Issue Date: August 26, 2013 | Web Date: August 25, 2013
Moving Vans For Cellular Proteins
The location of proteins in cells can greatly affect their biological functions. For instance, important cell signals can be turned on and off by the movement of proteins from the cytoplasm to the cell membrane. A new technique for moving proteins around in cells could lead to the next generation of cell-signaling-based drugs.
In the past, scientists developed a process, chemically inducible dimerization (CID), that could maneuver proteins that it brought into cells. But it couldn’t manipulate proteins already there. The technique also takes some doing, typically requiring engineering cells to express two fusion proteins and then introducing a small molecule that joins the proteins. CID positioning is usually irreversible, its protein repertoire is limited and not easily expanded, and it can generally move only one protein at a time.
In the new technique, small molecules called self-localizing ligands (SLLs) are added to cells. SLLs are hybrid small molecules that each include a selective protein-binding ligand and a group that binds to a cell site, such as the cell membrane, nucleus, or cytoskeleton. So one part of the SLL can grab a specific protein, and the other part tugs it to a particular location.
The SLL technique is reversible, and is potentially simpler and more easily extended to a wider variety of proteins than CID. The technique is also capable of relocating multiple proteins simultaneously. Shinya Tsukiji of Nagaoka University of Technology, Itaru Hamachi of Kyoto University, and coworkers developed it (J. Am. Chem. Soc. 2013, DOI: 10.1021/ja4046907).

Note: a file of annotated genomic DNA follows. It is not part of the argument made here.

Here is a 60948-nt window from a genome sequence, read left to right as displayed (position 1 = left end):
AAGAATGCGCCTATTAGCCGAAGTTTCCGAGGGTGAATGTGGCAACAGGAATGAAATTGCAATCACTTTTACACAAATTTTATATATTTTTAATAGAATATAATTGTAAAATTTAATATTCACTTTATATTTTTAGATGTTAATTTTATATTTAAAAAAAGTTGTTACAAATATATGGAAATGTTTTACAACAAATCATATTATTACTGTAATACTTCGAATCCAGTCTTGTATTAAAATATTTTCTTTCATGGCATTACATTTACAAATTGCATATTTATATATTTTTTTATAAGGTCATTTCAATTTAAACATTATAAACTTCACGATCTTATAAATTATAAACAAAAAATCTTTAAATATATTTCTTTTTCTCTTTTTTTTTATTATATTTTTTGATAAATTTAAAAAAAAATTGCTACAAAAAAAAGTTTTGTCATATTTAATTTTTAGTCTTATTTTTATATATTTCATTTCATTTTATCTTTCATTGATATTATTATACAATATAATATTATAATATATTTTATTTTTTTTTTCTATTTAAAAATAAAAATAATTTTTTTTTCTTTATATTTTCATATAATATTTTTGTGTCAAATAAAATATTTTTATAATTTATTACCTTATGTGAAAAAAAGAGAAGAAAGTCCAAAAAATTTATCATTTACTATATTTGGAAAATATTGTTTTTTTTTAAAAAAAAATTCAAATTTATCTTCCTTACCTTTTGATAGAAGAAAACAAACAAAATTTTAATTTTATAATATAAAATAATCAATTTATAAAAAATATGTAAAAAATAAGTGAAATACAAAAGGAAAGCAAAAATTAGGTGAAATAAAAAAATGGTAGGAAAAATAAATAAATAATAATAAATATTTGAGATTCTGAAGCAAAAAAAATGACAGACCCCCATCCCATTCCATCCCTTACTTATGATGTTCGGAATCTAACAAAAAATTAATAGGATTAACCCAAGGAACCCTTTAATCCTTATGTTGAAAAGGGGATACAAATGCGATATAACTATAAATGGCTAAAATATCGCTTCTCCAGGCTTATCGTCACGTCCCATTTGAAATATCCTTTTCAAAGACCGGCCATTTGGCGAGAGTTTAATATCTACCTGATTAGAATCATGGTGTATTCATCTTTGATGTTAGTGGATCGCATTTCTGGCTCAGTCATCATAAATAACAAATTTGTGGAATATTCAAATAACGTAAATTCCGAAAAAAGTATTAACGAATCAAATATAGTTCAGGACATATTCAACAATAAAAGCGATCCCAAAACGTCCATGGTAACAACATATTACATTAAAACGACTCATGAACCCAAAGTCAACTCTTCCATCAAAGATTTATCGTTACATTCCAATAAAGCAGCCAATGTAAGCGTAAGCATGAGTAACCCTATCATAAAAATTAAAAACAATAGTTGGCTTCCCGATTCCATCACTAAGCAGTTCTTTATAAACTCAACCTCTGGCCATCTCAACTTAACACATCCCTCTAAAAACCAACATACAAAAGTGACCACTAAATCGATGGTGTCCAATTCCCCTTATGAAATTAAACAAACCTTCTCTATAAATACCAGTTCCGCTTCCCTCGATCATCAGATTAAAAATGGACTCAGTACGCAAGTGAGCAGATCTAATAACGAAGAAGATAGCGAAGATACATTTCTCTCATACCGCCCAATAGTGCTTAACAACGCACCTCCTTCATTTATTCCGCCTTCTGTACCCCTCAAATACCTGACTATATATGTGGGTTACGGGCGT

SLLs can be used to study cell signaling and “may be key to developing a new protein-relocation-based drug platform,” Tsukiji says.
In the study, the Japanese team relocated synthetic and endogenous proteins to different cell structures, activated signaling pathways by relocating proteins, demonstrated reversibility by using one SLL to move a protein and another to release it, and relocated multiple proteins simultaneously. The SLLs were not toxic.
The technique “marks considerable progress in chemical control of subcellular localization of cellular proteins,” says Christian Ottmann of Eindhoven University of Technology, in the Netherlands, who has used CID. SLL systems are simpler than CID, he says, and the modular character of SLLs in principle allows them to be extended to different proteins and sites for which appropriate ligands and localization motifs are available.
The SLL technique is “an important breakthrough in this field that reduces the need for genetic engineering,” comments Blake R. Peterson of the University of Kansas, Lawrence, who studies anchoring of proteins to membranes.
CID specialist Takanari Inoue of Johns Hopkins University School of Medicine notes some limitations, however. The number of SSL-movable proteins and transfer sites are still restricted because moving-van molecules are not available for all targets, he says. And SLLs work more slowly than CID—in minutes versus seconds. But SLLs have many advantages, he adds, and “great potential to probe complex cell signaling.”
Another CID expert, Carsten Schultz of the European Molecular Biology Laboratory, Heidelberg, Germany, says SLLs might be advantageous for some studies. But identifying appropriate protein ligands, chemically attaching them to site-targeting groups, and ensuring nontoxicity “is an enormous effort that will not likely be used for the average problem in cell biology,” he says. “Of course, I could be wrong.”
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